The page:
Narendra Modi speaks during a joint statement with U.S. President Donald Trump in the White House in Washington, D.C., U.S. |
Narendra Modi speaks during a joint statement with U.S. President Donald Trump in the White House in Washington, D.C., U.S. | Andrew Harrer/Bloomberg
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Research suggests India is experiencing jobless growth and is failing to create secure, high-quality employment for its citizens.

New Delhi: India’s ruling party, which promised to create 10 million jobs a year, looks a little nervous as it heads toward re-election.

With national polls just months away, Prime Minister Narendra Modi’s administration is pledging to extend a 10 per cent quota for government jobs and higher education places to groups including upper caste Hindus, who form the backbone of his support base.

The move, which requires a constitutional amendment, would extend a measure designed to correct historic discrimination among so-called lower castes to people who earn as much as $11,500 per year — roughly six times India’s per capita income of about $1,950.

The announcement comes after a number of setbacks for Modi’s Bharatiya Janata Party ahead of the vote due by May. Stocks swung on Monday after the government estimated economic growth may be slower than forecast. While Modi’s administration claims payroll data shows the creation and formalization of millions of jobs, private sector research suggests India is experiencing jobless growth and failing to create secure, high-quality employment. His effort to promise state jobs is a clear sign Modi is nervous about the upcoming general election, analysts say.

“These moves speak to India’s broader employment problem,” as well as the government’s “concern about its prospects in this year’s general election,” said Sasha Riser-Kositsky, a senior analyst with Eurasia Group. Upper caste groups have pushed for quota reservations “only because they perceive a lack of opportunity elsewhere.”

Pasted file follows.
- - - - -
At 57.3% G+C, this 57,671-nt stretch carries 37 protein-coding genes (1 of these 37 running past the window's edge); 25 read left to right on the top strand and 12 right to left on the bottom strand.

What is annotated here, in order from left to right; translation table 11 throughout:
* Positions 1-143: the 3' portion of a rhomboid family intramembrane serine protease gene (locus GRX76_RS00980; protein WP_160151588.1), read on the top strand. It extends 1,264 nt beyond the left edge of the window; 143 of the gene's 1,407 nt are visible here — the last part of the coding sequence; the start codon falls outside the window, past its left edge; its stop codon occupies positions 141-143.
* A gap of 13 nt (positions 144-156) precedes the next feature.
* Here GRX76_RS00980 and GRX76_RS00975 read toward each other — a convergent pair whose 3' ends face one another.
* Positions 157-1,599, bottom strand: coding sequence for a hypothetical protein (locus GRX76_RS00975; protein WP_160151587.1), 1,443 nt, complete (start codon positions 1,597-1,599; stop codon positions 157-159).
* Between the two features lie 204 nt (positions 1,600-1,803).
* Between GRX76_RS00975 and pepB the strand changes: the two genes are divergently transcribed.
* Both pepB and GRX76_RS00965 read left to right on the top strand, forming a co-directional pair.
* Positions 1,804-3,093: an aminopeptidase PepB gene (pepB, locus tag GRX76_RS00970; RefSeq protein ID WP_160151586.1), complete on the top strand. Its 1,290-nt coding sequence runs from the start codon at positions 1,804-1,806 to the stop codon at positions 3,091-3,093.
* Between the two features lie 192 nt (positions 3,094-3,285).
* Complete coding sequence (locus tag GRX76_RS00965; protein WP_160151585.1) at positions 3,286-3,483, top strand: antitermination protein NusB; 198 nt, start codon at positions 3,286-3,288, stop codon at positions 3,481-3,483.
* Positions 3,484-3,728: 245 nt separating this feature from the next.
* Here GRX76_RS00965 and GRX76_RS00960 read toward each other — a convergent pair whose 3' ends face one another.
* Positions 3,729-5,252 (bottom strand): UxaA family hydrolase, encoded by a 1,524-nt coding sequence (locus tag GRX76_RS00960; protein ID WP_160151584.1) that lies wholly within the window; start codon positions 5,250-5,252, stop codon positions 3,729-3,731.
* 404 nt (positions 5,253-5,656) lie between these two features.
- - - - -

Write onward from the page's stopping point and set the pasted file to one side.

United Opposition

The new policy — which was approved late Tuesday in the lower house of parliament — grants benefits to communities long ignored by the opposition Congress party, which has ruled India for most of its independent history, BJP lawmaker and spokesman G.V.L. Narasimha Rao said. Modi’s government continues to create millions of new employment opportunities, he added.

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“This has nothing to do with any election,” Rao said of the bill that’s set to be considered Wednesday in the upper house. “This government has been elected for a full term of five years and will continue to make all decisions in the public interest until the last day in office.”

Still, the party has suffered numerous setbacks over the last month. The party lost three state elections to the opposition on Dec. 11, just one day after the country’s central bank governor unexpectedly resigned following a high-profile spat with the government.

Things have continued to go badly. Two key regional parties decided over the weekend to unite against the BJP in Uttar Pradesh, a development that could significantly impact Modi’s performance in India’s most populous state. And on Tuesday, the Supreme Court overturned the federal government’s separate decision to remove the chief of the country’s top investigative agency before his term expired.

Another factor generating anger among upper castes is the BJP’s support for measures requiring the immediate arrest of anyone accused under a law to prevent atrocities against lower caste and Dalits.

“The upper castes are unhappy, because they thought this government was their government,” said Sanjay Kumar, director at the Centre for the Study of Developing Societies in New Delhi. “The BJP is trying its best to appease upper castes, to bring them back into the fold.”

As the election approaches, the ruling party has realized its longer-term economic reform efforts are not improving the lives of many poorer Indians, which could force it to look at measures beyond the new quotas, said Sonal Varma, chief India economist at Nomura Holdings Inc. in Singapore.

“They’re sort of in a fix,” she said. “The risk is going to increase as we get into the elections.” – Bloomberg

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